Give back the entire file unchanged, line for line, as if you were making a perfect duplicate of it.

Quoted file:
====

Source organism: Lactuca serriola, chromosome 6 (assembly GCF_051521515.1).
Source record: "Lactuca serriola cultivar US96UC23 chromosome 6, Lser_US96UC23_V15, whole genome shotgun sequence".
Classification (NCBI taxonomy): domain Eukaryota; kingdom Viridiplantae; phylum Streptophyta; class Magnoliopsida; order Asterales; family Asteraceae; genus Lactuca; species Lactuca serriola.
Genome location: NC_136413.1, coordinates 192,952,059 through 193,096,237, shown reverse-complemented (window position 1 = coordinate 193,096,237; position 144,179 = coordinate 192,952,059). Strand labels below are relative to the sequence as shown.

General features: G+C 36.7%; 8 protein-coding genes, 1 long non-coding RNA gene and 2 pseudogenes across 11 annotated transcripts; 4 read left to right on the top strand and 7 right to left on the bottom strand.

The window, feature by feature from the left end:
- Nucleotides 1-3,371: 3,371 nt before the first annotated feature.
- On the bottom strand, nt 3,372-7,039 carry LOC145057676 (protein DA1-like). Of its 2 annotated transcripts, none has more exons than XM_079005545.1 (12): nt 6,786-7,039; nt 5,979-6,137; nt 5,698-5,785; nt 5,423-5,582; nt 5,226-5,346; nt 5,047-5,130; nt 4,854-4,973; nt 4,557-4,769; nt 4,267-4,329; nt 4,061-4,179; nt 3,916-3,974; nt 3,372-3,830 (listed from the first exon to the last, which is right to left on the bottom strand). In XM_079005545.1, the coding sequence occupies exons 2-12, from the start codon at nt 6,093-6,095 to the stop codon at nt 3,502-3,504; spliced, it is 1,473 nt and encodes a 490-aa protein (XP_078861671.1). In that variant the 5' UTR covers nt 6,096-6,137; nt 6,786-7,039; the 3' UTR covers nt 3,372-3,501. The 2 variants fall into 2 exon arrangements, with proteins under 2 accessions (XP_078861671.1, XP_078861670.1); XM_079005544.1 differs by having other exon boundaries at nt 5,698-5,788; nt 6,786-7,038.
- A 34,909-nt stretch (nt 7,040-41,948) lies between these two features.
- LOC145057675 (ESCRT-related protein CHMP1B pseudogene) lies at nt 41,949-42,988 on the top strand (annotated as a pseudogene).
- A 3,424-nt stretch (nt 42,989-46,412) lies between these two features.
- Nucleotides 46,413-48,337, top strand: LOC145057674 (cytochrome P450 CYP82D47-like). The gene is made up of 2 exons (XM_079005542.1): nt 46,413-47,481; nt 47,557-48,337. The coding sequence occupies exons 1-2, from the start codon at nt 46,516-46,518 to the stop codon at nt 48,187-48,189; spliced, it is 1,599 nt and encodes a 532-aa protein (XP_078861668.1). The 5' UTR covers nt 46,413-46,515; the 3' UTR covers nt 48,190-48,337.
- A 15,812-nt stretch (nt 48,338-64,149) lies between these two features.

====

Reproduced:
Source organism: Lactuca serriola, chromosome 6 (assembly GCF_051521515.1).
Source record: "Lactuca serriola cultivar US96UC23 chromosome 6, Lser_US96UC23_V15, whole genome shotgun sequence".
Classification (NCBI taxonomy): domain Eukaryota; kingdom Viridiplantae; phylum Streptophyta; class Magnoliopsida; order Asterales; family Asteraceae; genus Lactuca; species Lactuca serriola.
Genome location: NC_136413.1, coordinates 192,952,059 through 193,096,237, shown reverse-complemented (window position 1 = coordinate 193,096,237; position 144,179 = coordinate 192,952,059). Strand labels below are relative to the sequence as shown.

General features: G+C 36.7%; 8 protein-coding genes, 1 long non-coding RNA gene and 2 pseudogenes across 11 annotated transcripts; 4 read left to right on the top strand and 7 right to left on the bottom strand.

The window, feature by feature from the left end:
- Nucleotides 1-3,371: 3,371 nt before the first annotated feature.
- On the bottom strand, nt 3,372-7,039 carry LOC145057676 (protein DA1-like). Of its 2 annotated transcripts, none has more exons than XM_079005545.1 (12): nt 6,786-7,039; nt 5,979-6,137; nt 5,698-5,785; nt 5,423-5,582; nt 5,226-5,346; nt 5,047-5,130; nt 4,854-4,973; nt 4,557-4,769; nt 4,267-4,329; nt 4,061-4,179; nt 3,916-3,974; nt 3,372-3,830 (listed from the first exon to the last, which is right to left on the bottom strand). In XM_079005545.1, the coding sequence occupies exons 2-12, from the start codon at nt 6,093-6,095 to the stop codon at nt 3,502-3,504; spliced, it is 1,473 nt and encodes a 490-aa protein (XP_078861671.1). In that variant the 5' UTR covers nt 6,096-6,137; nt 6,786-7,039; the 3' UTR covers nt 3,372-3,501. The 2 variants fall into 2 exon arrangements, with proteins under 2 accessions (XP_078861671.1, XP_078861670.1); XM_079005544.1 differs by having other exon boundaries at nt 5,698-5,788; nt 6,786-7,038.
- A 34,909-nt stretch (nt 7,040-41,948) lies between these two features.
- LOC145057675 (ESCRT-related protein CHMP1B pseudogene) lies at nt 41,949-42,988 on the top strand (annotated as a pseudogene).
- A 3,424-nt stretch (nt 42,989-46,412) lies between these two features.
- Nucleotides 46,413-48,337, top strand: LOC145057674 (cytochrome P450 CYP82D47-like). The gene is made up of 2 exons (XM_079005542.1): nt 46,413-47,481; nt 47,557-48,337. The coding sequence occupies exons 1-2, from the start codon at nt 46,516-46,518 to the stop codon at nt 48,187-48,189; spliced, it is 1,599 nt and encodes a 532-aa protein (XP_078861668.1). The 5' UTR covers nt 46,413-46,515; the 3' UTR covers nt 48,190-48,337.
- A 15,812-nt stretch (nt 48,338-64,149) lies between these two features.